"I was JFK's bodyguard!"
Written by Debbie Orme
Mick McEIlkenny has, among other things, just missed out on an All-Ireland medal, tripped over poet Paddy Kavanagh's feet on umpteen occasions, and still managed to find time to act as bodyguard to US President, John F Kennedy during his memorable visit in 1963. Debbie Orme traces the life and times - so far - of the big man from Coalisland, Co Tyrone.
'I've had a great life', says Mick. 'It has certainly been varied and there's still never a dull minute.'
After joining the Garda Siochana in 1954, Mick initially served some time in the Gadceadcait (the Irish-speaking battalion) in Galway, but then moved on to serve at Collins' Barracks in Dublin (now a museum). It was while serving in Dublin that Mick received the invitation of a lifetime to work with the then US President, John F Kennedy.
'President Kennedy came to Ireland on a four-day trip in June 1963', said Mick. 'It was part of the European tour in which he was later to go to the Berlin Wall and make his famous 'Ich bin ein Berliner' speech. The Irish part of his tour was a particularly emotional visit for him because County Wexford was his ancestral home.
'I was drafted into Dublin as bodyguard for the duration of his stay in the capital and it was a great honour to serve him. He had obviously brought his own bodyguards as well, but the Garda had been asked to provide extra men and that was how I found myself working for the great man himself!
'Although we were providing security none of us really felt that there was any danger for the President. He was so welcome in Ireland that he felt as though he was among friends - and indeed he was! The fact is, though, that when you are in a position of power such as he was, you just never know what type of danger is lurking around, so we were certainly necessary. If often felt, however, that we were needed more to keep his fans at bay rather than any potential assailants! In light of what later happened to him, though, I realise how important his security was.
'President Kennedy was a very pleasant man, very jovial. Although he was working, he found time to speak to us all and made time for everyone. He was very interested in the Irish way of life, particularly since he felt in part Irish himself.
'He constantly referred to his Irish ancestry. Indeed, when he visited his ancestral homestead with two of his sisters, who had accompanied him, he said 'I want to drink a cup of tea to all those Kennedys, who went to America during the famine and to all those Kennedys, who stayed. He felt very much Irish'.
One of Mick's duties during the President's visit was at the Irish President's Garden Party in Dublin - an occasion when he didn't think there would be much call for security. Things, however, were to go slightly awry!
'Looking back now it was quite amusing', said Mick, 'but at the time it wasn't funny. Everyone at the garden party was seated around tables. The President was inside and we security men waited outside. The visitors to the party were supposed to be seated - and remain in their seats - but there was too much excitement and everybody got up and swarmed towards the President. There was absolute chaos, so we had to go in twice and move them back!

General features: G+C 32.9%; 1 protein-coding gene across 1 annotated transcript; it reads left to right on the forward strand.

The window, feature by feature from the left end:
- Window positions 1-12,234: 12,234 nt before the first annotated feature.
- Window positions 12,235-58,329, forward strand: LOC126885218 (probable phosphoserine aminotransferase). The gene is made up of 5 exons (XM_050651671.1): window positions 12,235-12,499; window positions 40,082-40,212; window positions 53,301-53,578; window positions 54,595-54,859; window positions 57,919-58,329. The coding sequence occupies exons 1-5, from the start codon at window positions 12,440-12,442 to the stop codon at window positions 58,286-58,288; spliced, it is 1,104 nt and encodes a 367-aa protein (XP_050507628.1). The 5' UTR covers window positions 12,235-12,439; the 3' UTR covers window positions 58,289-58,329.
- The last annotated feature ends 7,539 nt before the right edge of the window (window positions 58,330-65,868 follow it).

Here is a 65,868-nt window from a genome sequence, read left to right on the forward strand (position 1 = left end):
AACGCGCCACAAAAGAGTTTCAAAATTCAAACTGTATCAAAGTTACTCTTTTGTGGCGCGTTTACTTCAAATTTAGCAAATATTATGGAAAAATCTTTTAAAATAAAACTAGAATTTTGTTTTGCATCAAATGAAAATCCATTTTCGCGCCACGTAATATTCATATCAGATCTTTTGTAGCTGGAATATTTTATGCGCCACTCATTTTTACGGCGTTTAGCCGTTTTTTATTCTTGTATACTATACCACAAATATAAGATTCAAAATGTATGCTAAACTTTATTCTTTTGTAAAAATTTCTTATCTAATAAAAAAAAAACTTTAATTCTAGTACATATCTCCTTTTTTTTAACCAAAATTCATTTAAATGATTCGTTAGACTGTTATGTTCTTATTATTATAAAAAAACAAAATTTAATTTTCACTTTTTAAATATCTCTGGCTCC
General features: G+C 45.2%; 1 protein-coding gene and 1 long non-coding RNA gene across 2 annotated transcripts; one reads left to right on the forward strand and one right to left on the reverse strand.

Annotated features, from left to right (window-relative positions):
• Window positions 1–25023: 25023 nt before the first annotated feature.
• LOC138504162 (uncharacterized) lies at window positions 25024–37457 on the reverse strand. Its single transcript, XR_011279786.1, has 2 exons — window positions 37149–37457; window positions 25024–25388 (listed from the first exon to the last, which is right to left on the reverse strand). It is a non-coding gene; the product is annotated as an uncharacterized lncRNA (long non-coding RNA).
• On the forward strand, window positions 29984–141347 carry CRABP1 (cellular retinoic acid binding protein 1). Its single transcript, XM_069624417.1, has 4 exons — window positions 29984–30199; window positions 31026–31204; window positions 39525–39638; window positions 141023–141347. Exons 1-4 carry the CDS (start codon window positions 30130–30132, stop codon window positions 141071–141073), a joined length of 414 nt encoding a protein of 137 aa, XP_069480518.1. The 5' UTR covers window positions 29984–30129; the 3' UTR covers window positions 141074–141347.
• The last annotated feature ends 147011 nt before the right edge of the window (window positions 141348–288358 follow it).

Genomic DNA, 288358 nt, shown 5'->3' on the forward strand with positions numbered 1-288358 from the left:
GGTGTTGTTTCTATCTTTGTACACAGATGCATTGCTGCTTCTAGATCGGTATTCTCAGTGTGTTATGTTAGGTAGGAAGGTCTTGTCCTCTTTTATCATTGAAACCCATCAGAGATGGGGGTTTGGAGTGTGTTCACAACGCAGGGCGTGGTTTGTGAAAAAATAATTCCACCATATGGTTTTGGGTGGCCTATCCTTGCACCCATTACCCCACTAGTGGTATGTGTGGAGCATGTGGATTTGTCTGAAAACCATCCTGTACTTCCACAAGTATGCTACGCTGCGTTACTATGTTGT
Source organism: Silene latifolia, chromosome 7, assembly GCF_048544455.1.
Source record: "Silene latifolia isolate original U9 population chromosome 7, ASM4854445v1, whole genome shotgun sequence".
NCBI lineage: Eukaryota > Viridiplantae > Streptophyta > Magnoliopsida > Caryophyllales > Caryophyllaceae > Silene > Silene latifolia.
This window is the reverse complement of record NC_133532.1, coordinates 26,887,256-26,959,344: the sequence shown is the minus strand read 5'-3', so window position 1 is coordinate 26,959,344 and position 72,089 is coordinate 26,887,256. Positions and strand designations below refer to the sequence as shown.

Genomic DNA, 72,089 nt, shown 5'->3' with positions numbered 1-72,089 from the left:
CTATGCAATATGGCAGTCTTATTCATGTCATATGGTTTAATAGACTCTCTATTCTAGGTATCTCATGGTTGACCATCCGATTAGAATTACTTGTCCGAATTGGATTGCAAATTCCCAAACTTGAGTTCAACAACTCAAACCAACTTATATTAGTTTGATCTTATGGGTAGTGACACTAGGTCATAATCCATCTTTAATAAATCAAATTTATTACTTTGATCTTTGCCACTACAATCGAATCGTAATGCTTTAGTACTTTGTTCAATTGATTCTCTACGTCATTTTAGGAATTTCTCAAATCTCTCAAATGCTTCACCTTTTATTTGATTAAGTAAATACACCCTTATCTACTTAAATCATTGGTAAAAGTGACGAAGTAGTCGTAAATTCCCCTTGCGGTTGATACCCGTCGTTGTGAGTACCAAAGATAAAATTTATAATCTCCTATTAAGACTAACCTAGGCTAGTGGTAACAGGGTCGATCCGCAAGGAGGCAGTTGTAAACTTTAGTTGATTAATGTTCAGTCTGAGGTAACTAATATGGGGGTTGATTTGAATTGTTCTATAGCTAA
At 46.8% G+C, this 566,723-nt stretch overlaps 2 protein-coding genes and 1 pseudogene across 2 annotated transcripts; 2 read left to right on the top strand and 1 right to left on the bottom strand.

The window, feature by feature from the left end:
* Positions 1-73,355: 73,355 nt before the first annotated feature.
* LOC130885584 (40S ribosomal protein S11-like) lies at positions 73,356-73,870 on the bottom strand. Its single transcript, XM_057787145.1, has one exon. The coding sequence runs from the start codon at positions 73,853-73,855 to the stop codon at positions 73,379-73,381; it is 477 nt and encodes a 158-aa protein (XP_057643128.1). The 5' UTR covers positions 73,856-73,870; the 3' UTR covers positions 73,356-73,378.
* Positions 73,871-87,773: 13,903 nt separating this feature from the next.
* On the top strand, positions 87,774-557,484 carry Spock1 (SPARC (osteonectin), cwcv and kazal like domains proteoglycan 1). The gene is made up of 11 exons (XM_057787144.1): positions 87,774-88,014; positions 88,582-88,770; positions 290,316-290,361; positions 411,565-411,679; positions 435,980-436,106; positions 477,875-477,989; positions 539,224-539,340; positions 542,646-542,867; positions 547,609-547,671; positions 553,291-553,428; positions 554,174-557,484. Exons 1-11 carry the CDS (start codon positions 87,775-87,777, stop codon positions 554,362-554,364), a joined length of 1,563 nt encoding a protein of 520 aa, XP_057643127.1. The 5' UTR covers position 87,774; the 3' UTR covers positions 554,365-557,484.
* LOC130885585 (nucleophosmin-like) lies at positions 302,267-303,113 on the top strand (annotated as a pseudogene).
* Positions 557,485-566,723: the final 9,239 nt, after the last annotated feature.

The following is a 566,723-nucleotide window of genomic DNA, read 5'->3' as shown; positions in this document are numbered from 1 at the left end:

'During one of my conversations with the President he invited me to come and visit the White House at Christmas of that year. He certainly seemed genuine and I told him that I would take up the offer. Sadly this was never to happen, since, just after returning to America, the President, as we all know, was assassinated in Dallas'.
JFK aside, Mick McElkenny has led an exciting life. A successful career with Tyrone Minor team saw him win an All-Ireland medal in 1948 and he played for the Co Tyrone side up to 1966. During his military stint he played for the army team and was asked to play for Galway. Preferring to stay with his Tyrone side, he turned down Galway's request - a decision, which he was later to rue somewhat, since the following year Galway and Tyrone met in the semi-final of the All-Ireland championships and Galway overcome the Tyrone side, leaving Mick to ponder on his missing out on an All-Ireland medal!
JFK wasn't the first celebrity to come Mick's way either. While living in the village of Carrickmacross in the late 1950s, he regularly tripped over the feet of the pleasant, if eccentric man, who would lie up against the wall of the local shop reading the paper. 'Patrick' as the eccentric was known, was none other than the now legendary poet, Patrick Kavanagh.
'Patrick was a very pleasant man', said Mick. 'Very down to earth. We didn't realise he was so important - to us he was just a local and one of us'.
Through his playing (violin and banjo) with No Goat's Toe, Mick has now become something of a celebrity himself. The band have been playing for over 30 years, but it's only in the last 15 years or so, since many of the group became officially retired that they have concentrated on playing full-time.
Based in the Moy and Tamneys' pub in particular, the six-piece group has become particularly popular with weddings throughout Ireland. Two years ago the group also went to New York, where they played at many St Patricks events to great accolade.
Mick McElkenny and his friends continue to tour and play their music, but if the Big Man ever needs any material to draw on for his music, he only needs to think back to his own colourful life!